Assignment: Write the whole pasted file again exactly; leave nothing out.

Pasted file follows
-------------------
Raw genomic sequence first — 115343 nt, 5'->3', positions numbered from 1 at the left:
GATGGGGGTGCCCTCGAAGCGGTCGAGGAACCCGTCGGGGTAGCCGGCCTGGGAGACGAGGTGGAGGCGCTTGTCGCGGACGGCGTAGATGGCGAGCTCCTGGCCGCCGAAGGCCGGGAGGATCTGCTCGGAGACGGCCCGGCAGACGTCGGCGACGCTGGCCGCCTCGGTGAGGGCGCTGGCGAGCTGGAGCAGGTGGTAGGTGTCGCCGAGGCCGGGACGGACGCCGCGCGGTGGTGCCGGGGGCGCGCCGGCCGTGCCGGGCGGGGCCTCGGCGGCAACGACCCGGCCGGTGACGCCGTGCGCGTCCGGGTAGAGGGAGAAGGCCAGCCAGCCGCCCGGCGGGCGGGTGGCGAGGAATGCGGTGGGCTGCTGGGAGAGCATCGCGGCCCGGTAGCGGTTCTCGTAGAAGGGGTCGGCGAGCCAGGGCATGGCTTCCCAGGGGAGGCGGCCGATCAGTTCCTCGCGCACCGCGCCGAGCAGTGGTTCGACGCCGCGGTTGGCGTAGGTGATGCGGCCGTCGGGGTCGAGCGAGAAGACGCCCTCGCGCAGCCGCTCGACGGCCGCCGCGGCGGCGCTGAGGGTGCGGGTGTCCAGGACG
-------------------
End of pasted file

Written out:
Raw genomic sequence first — 115343 nt, 5'->3', positions numbered from 1 at the left:
GATGGGGGTGCCCTCGAAGCGGTCGAGGAACCCGTCGGGGTAGCCGGCCTGGGAGACGAGGTGGAGGCGCTTGTCGCGGACGGCGTAGATGGCGAGCTCCTGGCCGCCGAAGGCCGGGAGGATCTGCTCGGAGACGGCCCGGCAGACGTCGGCGACGCTGGCCGCCTCGGTGAGGGCGCTGGCGAGCTGGAGCAGGTGGTAGGTGTCGCCGAGGCCGGGACGGACGCCGCGCGGTGGTGCCGGGGGCGCGCCGGCCGTGCCGGGCGGGGCCTCGGCGGCAACGACCCGGCCGGTGACGCCGTGCGCGTCCGGGTAGAGGGAGAAGGCCAGCCAGCCGCCCGGCGGGCGGGTGGCGAGGAATGCGGTGGGCTGCTGGGAGAGCATCGCGGCCCGGTAGCGGTTCTCGTAGAAGGGGTCGGCGAGCCAGGGCATGGCTTCCCAGGGGAGGCGGCCGATCAGTTCCTCGCGCACCGCGCCGAGCAGTGGTTCGACGCCGCGGTTGGCGTAGGTGATGCGGCCGTCGGGGTCGAGCGAGAAGACGCCCTCGCGCAGCCGCTCGACGGCCGCCGCGGCGGCGCTGAGGGTGCGGGTGTCCAGGACG